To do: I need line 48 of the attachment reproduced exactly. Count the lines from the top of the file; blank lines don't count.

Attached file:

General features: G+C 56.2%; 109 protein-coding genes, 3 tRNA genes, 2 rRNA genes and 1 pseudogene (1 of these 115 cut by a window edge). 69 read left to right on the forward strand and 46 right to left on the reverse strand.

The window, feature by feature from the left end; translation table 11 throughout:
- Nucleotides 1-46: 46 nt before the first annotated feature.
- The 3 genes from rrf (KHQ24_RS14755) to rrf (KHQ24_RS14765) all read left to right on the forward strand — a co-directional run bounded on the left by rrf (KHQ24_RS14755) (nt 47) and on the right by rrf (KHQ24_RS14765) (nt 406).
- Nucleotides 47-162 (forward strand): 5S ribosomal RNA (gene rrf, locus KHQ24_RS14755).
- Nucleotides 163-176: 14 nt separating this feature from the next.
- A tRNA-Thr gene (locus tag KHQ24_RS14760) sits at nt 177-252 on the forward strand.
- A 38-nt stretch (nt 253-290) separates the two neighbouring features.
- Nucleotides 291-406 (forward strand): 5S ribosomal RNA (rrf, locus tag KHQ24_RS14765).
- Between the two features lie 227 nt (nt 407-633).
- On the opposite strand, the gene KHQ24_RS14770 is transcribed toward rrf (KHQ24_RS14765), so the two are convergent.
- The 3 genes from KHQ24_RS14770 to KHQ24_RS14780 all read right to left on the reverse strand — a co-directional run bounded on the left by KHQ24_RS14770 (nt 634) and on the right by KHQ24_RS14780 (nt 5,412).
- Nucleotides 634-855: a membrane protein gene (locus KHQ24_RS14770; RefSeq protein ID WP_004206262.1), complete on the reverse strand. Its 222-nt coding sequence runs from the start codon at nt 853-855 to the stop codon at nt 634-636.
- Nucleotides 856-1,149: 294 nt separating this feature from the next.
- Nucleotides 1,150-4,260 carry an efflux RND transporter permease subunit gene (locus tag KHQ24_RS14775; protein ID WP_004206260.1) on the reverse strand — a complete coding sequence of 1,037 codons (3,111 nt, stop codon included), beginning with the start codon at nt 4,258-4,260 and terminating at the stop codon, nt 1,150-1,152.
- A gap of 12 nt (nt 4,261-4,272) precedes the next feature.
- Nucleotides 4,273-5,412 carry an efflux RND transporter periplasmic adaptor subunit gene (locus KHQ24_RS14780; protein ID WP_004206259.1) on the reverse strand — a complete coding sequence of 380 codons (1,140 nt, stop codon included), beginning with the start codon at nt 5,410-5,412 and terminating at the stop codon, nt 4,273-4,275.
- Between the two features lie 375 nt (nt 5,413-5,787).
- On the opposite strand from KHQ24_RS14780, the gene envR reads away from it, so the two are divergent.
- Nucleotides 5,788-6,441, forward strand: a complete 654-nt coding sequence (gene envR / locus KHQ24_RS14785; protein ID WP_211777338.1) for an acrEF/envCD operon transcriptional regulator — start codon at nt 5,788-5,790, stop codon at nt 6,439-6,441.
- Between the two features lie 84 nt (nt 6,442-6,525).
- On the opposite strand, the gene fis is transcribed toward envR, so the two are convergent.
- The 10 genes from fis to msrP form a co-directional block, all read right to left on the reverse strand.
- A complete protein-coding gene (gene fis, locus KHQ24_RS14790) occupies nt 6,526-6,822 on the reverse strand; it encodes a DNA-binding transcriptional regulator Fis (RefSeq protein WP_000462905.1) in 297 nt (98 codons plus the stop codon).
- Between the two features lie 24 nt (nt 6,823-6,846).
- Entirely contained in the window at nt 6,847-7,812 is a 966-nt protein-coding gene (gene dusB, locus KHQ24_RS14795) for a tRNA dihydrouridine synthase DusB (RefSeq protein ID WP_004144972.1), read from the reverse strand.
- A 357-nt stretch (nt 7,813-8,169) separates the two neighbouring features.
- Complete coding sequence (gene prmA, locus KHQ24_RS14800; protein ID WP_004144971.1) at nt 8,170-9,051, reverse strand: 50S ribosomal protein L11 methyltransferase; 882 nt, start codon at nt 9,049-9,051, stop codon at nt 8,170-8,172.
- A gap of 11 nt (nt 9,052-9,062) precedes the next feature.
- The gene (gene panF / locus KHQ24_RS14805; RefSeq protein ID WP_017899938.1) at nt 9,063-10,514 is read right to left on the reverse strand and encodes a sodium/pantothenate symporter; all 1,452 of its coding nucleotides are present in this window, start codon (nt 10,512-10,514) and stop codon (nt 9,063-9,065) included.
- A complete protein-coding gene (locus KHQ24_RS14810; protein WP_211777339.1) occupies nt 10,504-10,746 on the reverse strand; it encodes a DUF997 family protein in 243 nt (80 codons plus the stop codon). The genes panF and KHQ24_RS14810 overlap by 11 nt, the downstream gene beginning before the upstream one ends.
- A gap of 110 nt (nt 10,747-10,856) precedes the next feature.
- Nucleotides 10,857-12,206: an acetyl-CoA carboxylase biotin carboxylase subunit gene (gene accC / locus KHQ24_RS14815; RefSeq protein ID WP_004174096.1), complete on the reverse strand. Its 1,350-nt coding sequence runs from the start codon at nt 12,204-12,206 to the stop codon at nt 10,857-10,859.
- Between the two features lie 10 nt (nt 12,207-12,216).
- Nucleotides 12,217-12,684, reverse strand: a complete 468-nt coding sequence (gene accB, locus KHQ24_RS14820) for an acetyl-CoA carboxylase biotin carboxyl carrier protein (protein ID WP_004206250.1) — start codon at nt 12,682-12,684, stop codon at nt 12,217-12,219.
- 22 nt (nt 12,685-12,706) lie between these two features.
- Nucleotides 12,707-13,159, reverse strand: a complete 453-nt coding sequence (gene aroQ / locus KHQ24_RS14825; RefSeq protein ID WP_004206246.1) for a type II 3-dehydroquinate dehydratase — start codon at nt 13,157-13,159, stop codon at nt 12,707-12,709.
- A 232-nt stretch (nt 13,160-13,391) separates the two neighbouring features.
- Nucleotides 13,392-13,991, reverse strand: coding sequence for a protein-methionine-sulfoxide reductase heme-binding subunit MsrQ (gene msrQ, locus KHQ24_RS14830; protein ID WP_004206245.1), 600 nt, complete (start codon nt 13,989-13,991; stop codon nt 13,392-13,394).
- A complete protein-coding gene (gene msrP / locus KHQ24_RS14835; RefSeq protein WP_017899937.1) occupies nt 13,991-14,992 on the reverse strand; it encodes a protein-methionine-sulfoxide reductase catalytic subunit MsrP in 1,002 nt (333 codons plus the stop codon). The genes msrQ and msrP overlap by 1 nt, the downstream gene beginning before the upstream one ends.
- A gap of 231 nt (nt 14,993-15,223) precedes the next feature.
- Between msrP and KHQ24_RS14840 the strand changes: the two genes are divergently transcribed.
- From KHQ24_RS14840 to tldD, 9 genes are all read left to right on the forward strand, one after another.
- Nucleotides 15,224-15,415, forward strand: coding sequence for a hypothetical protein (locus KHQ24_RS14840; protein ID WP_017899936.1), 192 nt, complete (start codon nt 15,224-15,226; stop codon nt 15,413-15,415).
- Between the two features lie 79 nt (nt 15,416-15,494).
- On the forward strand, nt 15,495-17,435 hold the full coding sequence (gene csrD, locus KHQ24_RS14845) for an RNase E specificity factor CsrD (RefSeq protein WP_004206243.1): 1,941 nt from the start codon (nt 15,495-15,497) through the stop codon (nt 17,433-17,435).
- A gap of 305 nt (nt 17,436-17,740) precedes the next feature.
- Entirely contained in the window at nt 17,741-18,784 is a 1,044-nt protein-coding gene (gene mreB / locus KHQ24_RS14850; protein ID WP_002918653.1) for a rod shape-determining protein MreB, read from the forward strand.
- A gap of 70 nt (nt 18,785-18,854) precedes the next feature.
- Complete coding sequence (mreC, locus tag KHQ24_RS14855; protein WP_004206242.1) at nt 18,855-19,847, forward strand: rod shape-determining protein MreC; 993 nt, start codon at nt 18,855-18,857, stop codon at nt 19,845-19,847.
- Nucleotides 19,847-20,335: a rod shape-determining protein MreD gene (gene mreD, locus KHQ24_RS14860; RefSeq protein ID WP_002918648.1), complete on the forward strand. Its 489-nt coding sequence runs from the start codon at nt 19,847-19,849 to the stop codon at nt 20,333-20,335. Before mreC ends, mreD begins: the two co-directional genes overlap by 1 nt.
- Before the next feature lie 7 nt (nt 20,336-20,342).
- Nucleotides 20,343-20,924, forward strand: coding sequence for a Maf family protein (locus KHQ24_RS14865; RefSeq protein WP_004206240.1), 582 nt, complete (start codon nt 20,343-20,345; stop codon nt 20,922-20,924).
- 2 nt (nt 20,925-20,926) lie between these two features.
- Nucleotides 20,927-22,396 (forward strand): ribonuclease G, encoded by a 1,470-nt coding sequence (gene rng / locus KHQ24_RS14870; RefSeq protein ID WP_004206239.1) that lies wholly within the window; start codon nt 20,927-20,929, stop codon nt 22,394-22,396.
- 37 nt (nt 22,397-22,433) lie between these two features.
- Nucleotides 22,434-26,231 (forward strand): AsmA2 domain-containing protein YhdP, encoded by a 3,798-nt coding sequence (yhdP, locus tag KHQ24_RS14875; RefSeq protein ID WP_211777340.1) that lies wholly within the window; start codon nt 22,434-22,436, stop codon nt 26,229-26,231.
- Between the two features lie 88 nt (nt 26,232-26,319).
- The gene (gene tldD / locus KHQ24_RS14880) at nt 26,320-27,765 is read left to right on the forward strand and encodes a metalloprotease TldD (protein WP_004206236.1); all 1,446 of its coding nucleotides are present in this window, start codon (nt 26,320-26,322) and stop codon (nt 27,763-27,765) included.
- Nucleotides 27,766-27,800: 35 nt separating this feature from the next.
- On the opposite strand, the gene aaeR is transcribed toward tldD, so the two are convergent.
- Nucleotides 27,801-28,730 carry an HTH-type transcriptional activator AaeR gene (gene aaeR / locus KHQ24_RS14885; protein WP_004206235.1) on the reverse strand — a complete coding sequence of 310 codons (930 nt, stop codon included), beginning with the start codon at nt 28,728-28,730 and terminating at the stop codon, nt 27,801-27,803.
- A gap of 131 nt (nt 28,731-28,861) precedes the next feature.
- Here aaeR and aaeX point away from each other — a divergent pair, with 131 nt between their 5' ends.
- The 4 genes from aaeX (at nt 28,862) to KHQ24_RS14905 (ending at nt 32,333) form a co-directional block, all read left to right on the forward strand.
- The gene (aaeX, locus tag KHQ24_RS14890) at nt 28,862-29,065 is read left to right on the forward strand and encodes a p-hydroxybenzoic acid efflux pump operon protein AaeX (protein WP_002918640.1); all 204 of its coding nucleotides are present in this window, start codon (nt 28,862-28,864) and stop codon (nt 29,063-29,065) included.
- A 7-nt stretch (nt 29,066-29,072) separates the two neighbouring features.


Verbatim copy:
- Entirely contained in the window at nt 17,741-18,784 is a 1,044-nt protein-coding gene (gene mreB / locus KHQ24_RS14850; protein ID WP_002918653.1) for a rod shape-determining protein MreB, read from the forward strand.